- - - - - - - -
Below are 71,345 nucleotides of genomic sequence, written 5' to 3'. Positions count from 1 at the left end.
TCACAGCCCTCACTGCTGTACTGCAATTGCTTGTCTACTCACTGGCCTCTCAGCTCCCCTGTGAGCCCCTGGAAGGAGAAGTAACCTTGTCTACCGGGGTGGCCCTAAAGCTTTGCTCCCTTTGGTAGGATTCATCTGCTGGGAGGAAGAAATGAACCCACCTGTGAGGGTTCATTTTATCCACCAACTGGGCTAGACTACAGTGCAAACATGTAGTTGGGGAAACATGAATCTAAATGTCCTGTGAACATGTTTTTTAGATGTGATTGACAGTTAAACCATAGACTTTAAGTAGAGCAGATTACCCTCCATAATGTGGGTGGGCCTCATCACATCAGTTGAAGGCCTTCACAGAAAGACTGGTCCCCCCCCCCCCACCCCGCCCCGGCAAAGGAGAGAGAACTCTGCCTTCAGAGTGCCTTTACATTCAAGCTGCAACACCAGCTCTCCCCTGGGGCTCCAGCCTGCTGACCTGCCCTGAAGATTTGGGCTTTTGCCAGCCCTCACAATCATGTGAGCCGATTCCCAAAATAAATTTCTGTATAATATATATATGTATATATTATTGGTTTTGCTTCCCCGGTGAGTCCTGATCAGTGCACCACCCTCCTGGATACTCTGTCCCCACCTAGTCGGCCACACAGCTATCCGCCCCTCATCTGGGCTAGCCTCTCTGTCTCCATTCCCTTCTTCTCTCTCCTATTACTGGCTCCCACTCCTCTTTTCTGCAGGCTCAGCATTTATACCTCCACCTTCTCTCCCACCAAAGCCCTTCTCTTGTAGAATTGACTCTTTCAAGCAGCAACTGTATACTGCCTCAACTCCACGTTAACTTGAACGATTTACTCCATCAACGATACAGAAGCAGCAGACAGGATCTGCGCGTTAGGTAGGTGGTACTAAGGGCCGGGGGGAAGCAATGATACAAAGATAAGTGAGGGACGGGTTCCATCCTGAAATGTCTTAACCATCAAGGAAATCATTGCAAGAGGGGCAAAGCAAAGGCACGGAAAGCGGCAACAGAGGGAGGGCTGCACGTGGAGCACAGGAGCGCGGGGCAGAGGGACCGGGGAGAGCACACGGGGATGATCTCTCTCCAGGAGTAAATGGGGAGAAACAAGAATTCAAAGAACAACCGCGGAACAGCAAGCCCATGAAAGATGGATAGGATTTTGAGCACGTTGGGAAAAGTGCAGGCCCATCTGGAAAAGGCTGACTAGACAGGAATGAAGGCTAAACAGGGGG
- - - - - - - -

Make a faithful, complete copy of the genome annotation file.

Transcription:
Below are 71,345 nucleotides of genomic sequence, written 5' to 3'. Positions count from 1 at the left end.
TCACAGCCCTCACTGCTGTACTGCAATTGCTTGTCTACTCACTGGCCTCTCAGCTCCCCTGTGAGCCCCTGGAAGGAGAAGTAACCTTGTCTACCGGGGTGGCCCTAAAGCTTTGCTCCCTTTGGTAGGATTCATCTGCTGGGAGGAAGAAATGAACCCACCTGTGAGGGTTCATTTTATCCACCAACTGGGCTAGACTACAGTGCAAACATGTAGTTGGGGAAACATGAATCTAAATGTCCTGTGAACATGTTTTTTAGATGTGATTGACAGTTAAACCATAGACTTTAAGTAGAGCAGATTACCCTCCATAATGTGGGTGGGCCTCATCACATCAGTTGAAGGCCTTCACAGAAAGACTGGTCCCCCCCCCCCCACCCCGCCCCGGCAAAGGAGAGAGAACTCTGCCTTCAGAGTGCCTTTACATTCAAGCTGCAACACCAGCTCTCCCCTGGGGCTCCAGCCTGCTGACCTGCCCTGAAGATTTGGGCTTTTGCCAGCCCTCACAATCATGTGAGCCGATTCCCAAAATAAATTTCTGTATAATATATATATGTATATATTATTGGTTTTGCTTCCCCGGTGAGTCCTGATCAGTGCACCACCCTCCTGGATACTCTGTCCCCACCTAGTCGGCCACACAGCTATCCGCCCCTCATCTGGGCTAGCCTCTCTGTCTCCATTCCCTTCTTCTCTCTCCTATTACTGGCTCCCACTCCTCTTTTCTGCAGGCTCAGCATTTATACCTCCACCTTCTCTCCCACCAAAGCCCTTCTCTTGTAGAATTGACTCTTTCAAGCAGCAACTGTATACTGCCTCAACTCCACGTTAACTTGAACGATTTACTCCATCAACGATACAGAAGCAGCAGACAGGATCTGCGCGTTAGGTAGGTGGTACTAAGGGCCGGGGGGAAGCAATGATACAAAGATAAGTGAGGGACGGGTTCCATCCTGAAATGTCTTAACCATCAAGGAAATCATTGCAAGAGGGGCAAAGCAAAGGCACGGAAAGCGGCAACAGAGGGAGGGCTGCACGTGGAGCACAGGAGCGCGGGGCAGAGGGACCGGGGAGAGCACACGGGGATGATCTCTCTCCAGGAGTAAATGGGGAGAAACAAGAATTCAAAGAACAACCGCGGAACAGCAAGCCCATGAAAGATGGATAGGATTTTGAGCACGTTGGGAAAAGTGCAGGCCCATCTGGAAAAGGCTGACTAGACAGGAATGAAGGCTAAACAGGGGG